I have cooked a few of these recipes, and they were rather fabulous! My one tiny sadness about this book is that there are a few recipes I may never get to try, as they have less usual ingredients that are difficult to find unless you live in a large city with access to a well-stocked Middle Eastern delicatessen – dried limes, pomegranate molasses, and dried barberries are simply not available to me. Nonetheless, the flavour combinations sound heavenly – and believe me, I’ll be making Persian baklava with rose-lime syrup shortly.

This book is a treasure indeed.


Saraban – A chef’s journey through Persia, by Greg & Lucy Malouf, is published by Hardie Grant, 2010. ISBN 978 174066 8 620

The textured garden – Vicki Mason, contemporary jeweller

‘Xanthorrhoea’, 2009, ring, hand-dyed PVC, powder-coated brass & silver, 6.2 x 4.5 x 4.5cm

I am so very pleased to officially launch this site and present my very first post to you. And I am even more pleased that preeminent jeweller Vicki Mason has agreed to share her ideas and wonderful work with us! I first met Vicki at a Jewellers & Metalsmiths conference in 2000, and have been loving watching her progress ever since.

I hope you enjoy Vicki Mason’s work.
x Julie


Vicki Mason was born and trained in New Zealand, but is now based in Melbourne. She has most recently been busy completing her MPhil, including showing her body of work at Bilk Gallery in Canberra, and at e.g.etal in Melbourne.

vicki mason - offshoot series

Vicki Mason – ‘Offshoot series’, 2007. Printed & hand-dyed PVC, polyester thread, nylon, sterling silver, rubber, copper coated wire. Largest piece 5 x 5 x 2.7cm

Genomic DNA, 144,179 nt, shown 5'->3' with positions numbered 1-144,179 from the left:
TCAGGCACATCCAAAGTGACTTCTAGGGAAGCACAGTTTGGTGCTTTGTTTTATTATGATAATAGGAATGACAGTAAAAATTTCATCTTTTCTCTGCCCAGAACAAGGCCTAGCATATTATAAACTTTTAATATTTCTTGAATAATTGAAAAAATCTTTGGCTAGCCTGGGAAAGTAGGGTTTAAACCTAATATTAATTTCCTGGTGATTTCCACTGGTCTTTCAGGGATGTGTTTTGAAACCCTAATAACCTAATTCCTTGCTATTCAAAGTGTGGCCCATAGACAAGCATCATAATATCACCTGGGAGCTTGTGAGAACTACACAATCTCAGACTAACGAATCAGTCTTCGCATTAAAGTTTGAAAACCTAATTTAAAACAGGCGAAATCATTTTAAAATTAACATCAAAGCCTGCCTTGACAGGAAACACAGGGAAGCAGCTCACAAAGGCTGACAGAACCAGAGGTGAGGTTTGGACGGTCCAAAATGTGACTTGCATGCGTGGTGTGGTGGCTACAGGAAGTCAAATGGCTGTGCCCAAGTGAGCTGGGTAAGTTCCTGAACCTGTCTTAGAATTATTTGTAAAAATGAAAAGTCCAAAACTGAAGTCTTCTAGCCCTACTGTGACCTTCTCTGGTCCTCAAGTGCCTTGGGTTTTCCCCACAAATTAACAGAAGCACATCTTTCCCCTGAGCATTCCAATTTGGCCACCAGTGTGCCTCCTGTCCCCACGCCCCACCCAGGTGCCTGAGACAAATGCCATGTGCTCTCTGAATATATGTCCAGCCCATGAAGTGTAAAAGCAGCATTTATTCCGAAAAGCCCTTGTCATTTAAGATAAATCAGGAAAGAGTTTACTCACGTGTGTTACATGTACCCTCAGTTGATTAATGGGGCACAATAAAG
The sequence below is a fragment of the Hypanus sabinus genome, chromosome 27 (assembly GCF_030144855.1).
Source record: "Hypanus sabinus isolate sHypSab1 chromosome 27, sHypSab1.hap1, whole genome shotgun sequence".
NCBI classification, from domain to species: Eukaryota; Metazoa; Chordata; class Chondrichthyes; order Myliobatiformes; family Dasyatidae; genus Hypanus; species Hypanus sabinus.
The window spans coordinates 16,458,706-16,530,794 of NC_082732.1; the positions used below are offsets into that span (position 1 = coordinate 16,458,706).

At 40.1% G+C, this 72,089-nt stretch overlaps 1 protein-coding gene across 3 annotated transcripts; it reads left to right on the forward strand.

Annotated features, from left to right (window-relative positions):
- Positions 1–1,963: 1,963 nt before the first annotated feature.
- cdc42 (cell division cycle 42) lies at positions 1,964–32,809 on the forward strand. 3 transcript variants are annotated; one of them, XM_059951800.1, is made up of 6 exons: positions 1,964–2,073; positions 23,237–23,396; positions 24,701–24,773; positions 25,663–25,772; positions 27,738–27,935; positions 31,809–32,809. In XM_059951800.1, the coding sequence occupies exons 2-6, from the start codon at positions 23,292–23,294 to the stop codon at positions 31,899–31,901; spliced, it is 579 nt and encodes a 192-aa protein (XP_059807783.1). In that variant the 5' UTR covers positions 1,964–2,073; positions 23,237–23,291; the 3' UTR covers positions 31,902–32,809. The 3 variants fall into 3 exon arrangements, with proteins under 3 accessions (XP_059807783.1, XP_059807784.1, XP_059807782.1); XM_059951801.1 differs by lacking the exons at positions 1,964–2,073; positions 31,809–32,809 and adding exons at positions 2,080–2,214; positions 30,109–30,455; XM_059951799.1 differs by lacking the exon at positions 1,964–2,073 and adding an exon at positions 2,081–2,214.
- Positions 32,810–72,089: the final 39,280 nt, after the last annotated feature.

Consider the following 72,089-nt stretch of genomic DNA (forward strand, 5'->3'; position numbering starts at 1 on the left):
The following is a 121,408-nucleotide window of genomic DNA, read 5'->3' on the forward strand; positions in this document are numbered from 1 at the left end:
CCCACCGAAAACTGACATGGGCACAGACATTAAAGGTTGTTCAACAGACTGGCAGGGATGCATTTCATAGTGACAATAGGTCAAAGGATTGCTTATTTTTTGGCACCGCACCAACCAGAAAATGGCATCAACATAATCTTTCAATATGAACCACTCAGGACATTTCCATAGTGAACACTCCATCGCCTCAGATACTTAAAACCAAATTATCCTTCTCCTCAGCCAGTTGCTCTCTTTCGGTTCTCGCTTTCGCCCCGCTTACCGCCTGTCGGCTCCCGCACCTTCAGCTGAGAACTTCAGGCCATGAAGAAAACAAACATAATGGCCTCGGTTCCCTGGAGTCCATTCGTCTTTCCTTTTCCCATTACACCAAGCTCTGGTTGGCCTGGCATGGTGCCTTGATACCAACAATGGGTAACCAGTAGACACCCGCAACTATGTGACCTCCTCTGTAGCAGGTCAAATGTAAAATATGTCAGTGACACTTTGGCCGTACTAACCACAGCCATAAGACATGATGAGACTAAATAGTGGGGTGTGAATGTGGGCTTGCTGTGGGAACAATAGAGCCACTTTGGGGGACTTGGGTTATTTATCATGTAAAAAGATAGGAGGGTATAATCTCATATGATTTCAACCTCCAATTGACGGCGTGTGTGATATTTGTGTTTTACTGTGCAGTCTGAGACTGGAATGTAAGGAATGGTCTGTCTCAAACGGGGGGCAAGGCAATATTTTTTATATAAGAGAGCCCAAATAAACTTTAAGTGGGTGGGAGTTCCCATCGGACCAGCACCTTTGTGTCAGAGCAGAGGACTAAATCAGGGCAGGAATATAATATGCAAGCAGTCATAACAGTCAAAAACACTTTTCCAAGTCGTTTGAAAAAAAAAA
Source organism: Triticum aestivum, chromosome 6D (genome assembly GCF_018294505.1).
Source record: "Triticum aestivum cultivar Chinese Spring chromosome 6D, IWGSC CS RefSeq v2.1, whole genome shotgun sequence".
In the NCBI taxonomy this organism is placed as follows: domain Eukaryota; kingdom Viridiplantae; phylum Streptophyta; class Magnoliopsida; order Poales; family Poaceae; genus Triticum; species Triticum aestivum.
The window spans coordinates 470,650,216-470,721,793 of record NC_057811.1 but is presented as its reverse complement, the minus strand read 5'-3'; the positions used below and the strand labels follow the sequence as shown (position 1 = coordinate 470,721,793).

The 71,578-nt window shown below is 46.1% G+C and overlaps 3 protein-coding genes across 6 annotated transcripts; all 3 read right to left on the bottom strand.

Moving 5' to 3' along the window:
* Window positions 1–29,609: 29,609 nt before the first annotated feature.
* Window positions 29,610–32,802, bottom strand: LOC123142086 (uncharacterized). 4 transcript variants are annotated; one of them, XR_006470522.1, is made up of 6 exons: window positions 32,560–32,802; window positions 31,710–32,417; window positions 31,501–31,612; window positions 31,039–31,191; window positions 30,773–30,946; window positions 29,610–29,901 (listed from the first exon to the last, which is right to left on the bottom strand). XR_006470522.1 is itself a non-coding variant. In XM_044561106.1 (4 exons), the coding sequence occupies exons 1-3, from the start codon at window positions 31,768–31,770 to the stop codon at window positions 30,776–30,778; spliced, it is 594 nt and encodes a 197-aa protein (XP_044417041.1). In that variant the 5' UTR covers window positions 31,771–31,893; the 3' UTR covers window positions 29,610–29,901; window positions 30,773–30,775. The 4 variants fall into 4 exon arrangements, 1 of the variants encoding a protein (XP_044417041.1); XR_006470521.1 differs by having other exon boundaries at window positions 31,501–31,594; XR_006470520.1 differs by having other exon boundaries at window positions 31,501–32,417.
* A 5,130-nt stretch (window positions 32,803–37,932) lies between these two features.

Vicki uses an eclectic range of materials, chosen for their aesthetic value rather than any inherent monetary value. She uses PVC, cotton, rubber, brass, and sterling silver amongst other things, with equal vigor. She loves the colour, fluidity, and range of textures that textiles can bring to a piece – often difficult to achieve with the more traditional materials used by the jeweller. And as with many craftspeople there is also the influence of a family history.

“My mother was a brilliant spinner, knitter and dyer of wool, so I think I was destined to work in the crafts from a young age. I’m a jeweller but my interest in incorporating textile techniques goes back to my undergraduate studies as my New Zealand course focused on both textiles and jewellery. I found it difficult to select only one medium when I reached my third year, as both disciplines resonated with me. I’ve never quite been able to let go of textiles and combining the two seems to make perfect sense.’”

Single stem banksia spray, Powder coated brass, copper and sterling silver, PVC, hand-dyed PVC, polyester, rayon and viscose thread, 7.2 x 6.7 x 1.8 cm, 2011


Vicki has been working with plant-based motifs for some time, and melds inspiration from various sources, including colonial interpretations of indigenous plants on jewellery and objects, chinoiserie plant motifs on Mason ceramics, and plants common to the Melbourne area. “I continue to be enthralled by plants as subject matter, and the potential they have to tell stories about our lives and the societies we live in.”

Mixed floral bouquet, Powder coated brass, copper and sterling silver, PVC, hand-dyed PVC, polyester, rayon and viscose thread, 7 x 8.5 x 2.5 cm, 2011.


Circular flower bouquet, Powder coated brass and sterling silver, hand-dyed PVC, polyester, rayon and viscose thread, 9 x 8.5 x 2 cm, 2011.


Vicki has located herself firmly within the traditions of jewellery, by producing elegant and very wearable pieces, but simultaneously hovers outside it, questioning the preciousness of jewellery with her choice of materials – by choosing mundane, synthetic, remnant materials and reinvigorating them with her artistic vision and skillful manipulation.

I love her sense of play, her quirky interpretations of flower forms and rich colours; but what draws me in the most is the wonderful textures. Wouldn’t you just love to fondle these lush things? So so gorgeous!

vicki mason - the entangled garden

Vicki Mason – The entangled garden, 2011. Powder coated brass, copper and sterling silver, hand-dyed PVC, PVC, polyester, rayon, nylon and viscose thread, cotton interfacing, Largest 9.5 x 9.5 x 4 cm


Vicki Mason’s work can also be found on her website – http://vickijewel.com